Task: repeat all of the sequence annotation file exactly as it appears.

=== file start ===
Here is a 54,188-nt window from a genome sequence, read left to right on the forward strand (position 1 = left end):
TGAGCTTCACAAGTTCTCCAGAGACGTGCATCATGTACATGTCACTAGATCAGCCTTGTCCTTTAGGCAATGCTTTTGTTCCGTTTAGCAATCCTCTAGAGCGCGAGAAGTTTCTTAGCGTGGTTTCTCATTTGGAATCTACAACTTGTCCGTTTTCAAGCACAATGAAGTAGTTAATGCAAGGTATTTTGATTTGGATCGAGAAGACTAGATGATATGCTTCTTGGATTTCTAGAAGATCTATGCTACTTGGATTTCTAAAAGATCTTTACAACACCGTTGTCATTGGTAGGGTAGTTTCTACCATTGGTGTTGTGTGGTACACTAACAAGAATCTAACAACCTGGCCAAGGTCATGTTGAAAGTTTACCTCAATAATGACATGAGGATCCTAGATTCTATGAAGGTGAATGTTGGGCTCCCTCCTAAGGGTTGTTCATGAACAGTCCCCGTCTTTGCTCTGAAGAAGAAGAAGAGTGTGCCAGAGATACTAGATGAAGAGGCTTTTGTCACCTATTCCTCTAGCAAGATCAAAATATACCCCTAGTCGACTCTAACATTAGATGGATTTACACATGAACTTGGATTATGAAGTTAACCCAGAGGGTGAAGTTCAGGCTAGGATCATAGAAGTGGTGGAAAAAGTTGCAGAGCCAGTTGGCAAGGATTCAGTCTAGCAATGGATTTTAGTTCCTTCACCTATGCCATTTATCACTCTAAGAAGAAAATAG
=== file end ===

Here is a 54,188-nt window from a genome sequence, read left to right on the forward strand (position 1 = left end):
TGAGCTTCACAAGTTCTCCAGAGACGTGCATCATGTACATGTCACTAGATCAGCCTTGTCCTTTAGGCAATGCTTTTGTTCCGTTTAGCAATCCTCTAGAGCGCGAGAAGTTTCTTAGCGTGGTTTCTCATTTGGAATCTACAACTTGTCCGTTTTCAAGCACAATGAAGTAGTTAATGCAAGGTATTTTGATTTGGATCGAGAAGACTAGATGATATGCTTCTTGGATTTCTAGAAGATCTATGCTACTTGGATTTCTAAAAGATCTTTACAACACCGTTGTCATTGGTAGGGTAGTTTCTACCATTGGTGTTGTGTGGTACACTAACAAGAATCTAACAACCTGGCCAAGGTCATGTTGAAAGTTTACCTCAATAATGACATGAGGATCCTAGATTCTATGAAGGTGAATGTTGGGCTCCCTCCTAAGGGTTGTTCATGAACAGTCCCCGTCTTTGCTCTGAAGAAGAAGAAGAGTGTGCCAGAGATACTAGATGAAGAGGCTTTTGTCACCTATTCCTCTAGCAAGATCAAAATATACCCCTAGTCGACTCTAACATTAGATGGATTTACACATGAACTTGGATTATGAAGTTAACCCAGAGGGTGAAGTTCAGGCTAGGATCATAGAAGTGGTGGAAAAAGTTGCAGAGCCAGTTGGCAAGGATTCAGTCTAGCAATGGATTTTAGTTCCTTCACCTATGCCATTTATCACTCTAAGAAGAAAATAG